What does that mean? Well, that's going to mean your skin is more likely to be more sensitive to breaking out in various things, [such as] acne, eczema, and premature aging. So it really needs that support. When we start our skincare routine with a foamy, sudsy cleanser, we're just depleting it. So I recommend people instead use a more oil-based cleanser that has a mildly acidic [cleanser]. Like, 4.6 to 5 is more of an ideal, under 5.5. If you test a lot of cleansers with a pH strip, as well as moisturizers, you'll see that a lot of them have a higher pH, which doesn't support your natural skin pH and microbiome. So that's an important part in skincare, just starting with that step of using a really good cleanser.
Dr. Trevor Cates 24:51
And I would say, just as someone who has a history of eczema—and I still have that tendency to sensitive skin—what I notice is that with all these hand sanitizers and even washing my hands more, I was starting to get some eczema on my hands and my skin was so dry. So when I'm at home, I actually use my face cleanser on my hands because it's this oil-based cleanser and it is so much more hydrating to my skin. My skin still feels clean but without being stripped. So it's important to maintain that barrier function of your skin. And when you start to get eczema or anything, that means that your skin barrier functions are breaking down. And when we talk about the gut we call that leaky gut but when talking about the skin, we can actually have leaky skin.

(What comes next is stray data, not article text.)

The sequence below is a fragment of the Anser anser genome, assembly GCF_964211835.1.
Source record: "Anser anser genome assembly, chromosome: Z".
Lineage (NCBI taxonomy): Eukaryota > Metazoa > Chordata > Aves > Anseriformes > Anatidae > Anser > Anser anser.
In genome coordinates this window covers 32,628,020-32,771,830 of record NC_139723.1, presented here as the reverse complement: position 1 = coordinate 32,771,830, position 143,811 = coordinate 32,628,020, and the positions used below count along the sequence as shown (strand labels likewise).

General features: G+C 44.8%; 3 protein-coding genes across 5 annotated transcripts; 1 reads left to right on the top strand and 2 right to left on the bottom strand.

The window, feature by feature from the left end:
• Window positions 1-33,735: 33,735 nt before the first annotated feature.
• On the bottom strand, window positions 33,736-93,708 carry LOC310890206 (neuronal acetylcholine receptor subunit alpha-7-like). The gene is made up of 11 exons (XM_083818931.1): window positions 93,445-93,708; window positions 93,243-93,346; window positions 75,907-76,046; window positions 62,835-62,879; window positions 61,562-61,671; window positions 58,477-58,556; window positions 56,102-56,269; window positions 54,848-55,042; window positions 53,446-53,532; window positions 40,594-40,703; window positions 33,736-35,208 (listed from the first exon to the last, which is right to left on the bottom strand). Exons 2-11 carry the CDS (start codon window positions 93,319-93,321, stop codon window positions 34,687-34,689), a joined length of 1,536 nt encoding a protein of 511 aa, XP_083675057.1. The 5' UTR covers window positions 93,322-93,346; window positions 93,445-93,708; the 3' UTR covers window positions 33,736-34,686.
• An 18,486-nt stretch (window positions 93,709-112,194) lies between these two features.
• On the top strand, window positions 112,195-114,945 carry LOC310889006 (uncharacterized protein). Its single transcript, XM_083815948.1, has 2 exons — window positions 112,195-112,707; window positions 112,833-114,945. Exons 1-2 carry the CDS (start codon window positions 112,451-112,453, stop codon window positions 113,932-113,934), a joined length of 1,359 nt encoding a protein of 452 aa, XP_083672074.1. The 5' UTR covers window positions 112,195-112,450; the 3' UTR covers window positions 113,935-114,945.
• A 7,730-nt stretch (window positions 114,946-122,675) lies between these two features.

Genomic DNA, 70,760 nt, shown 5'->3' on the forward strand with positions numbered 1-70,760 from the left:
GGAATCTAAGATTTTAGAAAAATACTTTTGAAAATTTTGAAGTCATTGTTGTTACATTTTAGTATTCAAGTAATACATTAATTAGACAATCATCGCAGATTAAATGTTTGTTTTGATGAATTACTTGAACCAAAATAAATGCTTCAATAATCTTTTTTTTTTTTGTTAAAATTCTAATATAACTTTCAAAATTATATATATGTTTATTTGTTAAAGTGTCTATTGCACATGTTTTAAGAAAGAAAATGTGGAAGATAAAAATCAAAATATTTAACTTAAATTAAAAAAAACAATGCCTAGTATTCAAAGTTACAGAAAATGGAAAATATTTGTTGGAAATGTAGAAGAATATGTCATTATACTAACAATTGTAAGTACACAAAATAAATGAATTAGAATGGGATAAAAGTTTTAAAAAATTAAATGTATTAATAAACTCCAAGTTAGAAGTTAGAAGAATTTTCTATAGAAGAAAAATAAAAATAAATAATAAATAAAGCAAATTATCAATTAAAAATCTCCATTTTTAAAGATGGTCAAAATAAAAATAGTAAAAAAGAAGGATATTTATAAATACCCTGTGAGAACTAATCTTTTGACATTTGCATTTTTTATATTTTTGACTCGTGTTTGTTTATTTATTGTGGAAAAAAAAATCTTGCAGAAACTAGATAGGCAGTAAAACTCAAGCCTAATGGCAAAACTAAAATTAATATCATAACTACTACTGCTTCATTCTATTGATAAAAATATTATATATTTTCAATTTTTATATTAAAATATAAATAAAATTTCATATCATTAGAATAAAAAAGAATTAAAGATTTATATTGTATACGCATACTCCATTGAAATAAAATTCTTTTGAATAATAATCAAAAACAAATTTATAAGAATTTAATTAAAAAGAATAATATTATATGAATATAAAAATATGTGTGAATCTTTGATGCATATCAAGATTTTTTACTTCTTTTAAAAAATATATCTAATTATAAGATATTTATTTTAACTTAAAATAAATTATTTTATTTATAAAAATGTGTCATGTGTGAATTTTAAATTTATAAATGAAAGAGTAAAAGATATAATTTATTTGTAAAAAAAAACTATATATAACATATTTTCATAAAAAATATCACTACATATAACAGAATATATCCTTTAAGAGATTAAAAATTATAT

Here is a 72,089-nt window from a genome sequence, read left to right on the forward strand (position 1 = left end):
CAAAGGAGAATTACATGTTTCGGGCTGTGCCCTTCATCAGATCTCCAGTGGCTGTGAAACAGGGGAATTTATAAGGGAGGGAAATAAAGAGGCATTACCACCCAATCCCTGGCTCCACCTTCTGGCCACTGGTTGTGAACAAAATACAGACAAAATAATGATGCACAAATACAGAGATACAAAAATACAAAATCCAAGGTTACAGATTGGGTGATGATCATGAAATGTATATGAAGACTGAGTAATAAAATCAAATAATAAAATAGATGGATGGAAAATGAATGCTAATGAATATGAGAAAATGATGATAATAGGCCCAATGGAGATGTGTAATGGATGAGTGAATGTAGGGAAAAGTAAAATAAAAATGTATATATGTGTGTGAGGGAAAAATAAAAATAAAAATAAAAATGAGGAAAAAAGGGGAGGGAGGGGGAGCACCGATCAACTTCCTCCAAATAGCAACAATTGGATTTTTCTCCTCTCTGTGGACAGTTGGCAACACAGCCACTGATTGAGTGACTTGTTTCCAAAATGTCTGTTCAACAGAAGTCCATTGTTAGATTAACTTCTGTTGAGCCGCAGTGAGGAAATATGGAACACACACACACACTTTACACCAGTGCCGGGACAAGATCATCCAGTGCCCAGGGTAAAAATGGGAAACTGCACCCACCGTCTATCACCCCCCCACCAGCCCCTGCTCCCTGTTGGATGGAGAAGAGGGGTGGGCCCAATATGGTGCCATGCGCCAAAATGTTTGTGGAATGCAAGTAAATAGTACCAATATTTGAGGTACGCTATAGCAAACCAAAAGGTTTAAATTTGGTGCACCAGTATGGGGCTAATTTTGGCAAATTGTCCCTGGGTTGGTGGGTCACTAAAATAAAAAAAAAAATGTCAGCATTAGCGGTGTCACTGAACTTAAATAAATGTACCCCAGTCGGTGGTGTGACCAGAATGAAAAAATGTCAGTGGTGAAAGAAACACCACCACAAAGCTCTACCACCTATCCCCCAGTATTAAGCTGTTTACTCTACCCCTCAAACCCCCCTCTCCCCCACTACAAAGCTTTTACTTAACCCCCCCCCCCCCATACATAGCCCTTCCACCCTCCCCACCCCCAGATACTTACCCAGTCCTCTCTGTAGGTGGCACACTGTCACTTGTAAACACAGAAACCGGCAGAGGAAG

Dr. Jill 25:43
Oh yes. And that's classic. With both of you and I having eczema, we're prone to that. So I want to dive into [the topic of the] gut next. Thanks so much for clarifying. Just a couple of things: We're going to dive into [the topic of] the gut. We're going to talk about your product line. But I did want to mention that—I didn't plan on bringing this up, but we're talking about hand sanitizer—I do have one. I put a link there and it contains hemp oil, coconut oil, aloe extract, and hyaluronic acid. I have this all over my office. And like Dr. Cates said, when I'm at home, I'm not even using this. I'm using regular soap and water. Or I love the idea of using your cleanser. But if you're out and about and want something in your purse or your office, I did include a link to my foaming hand sanitizer, which is really moisturizing compared to the other ones out there. So you can check that out.
Dr. Jill 25:43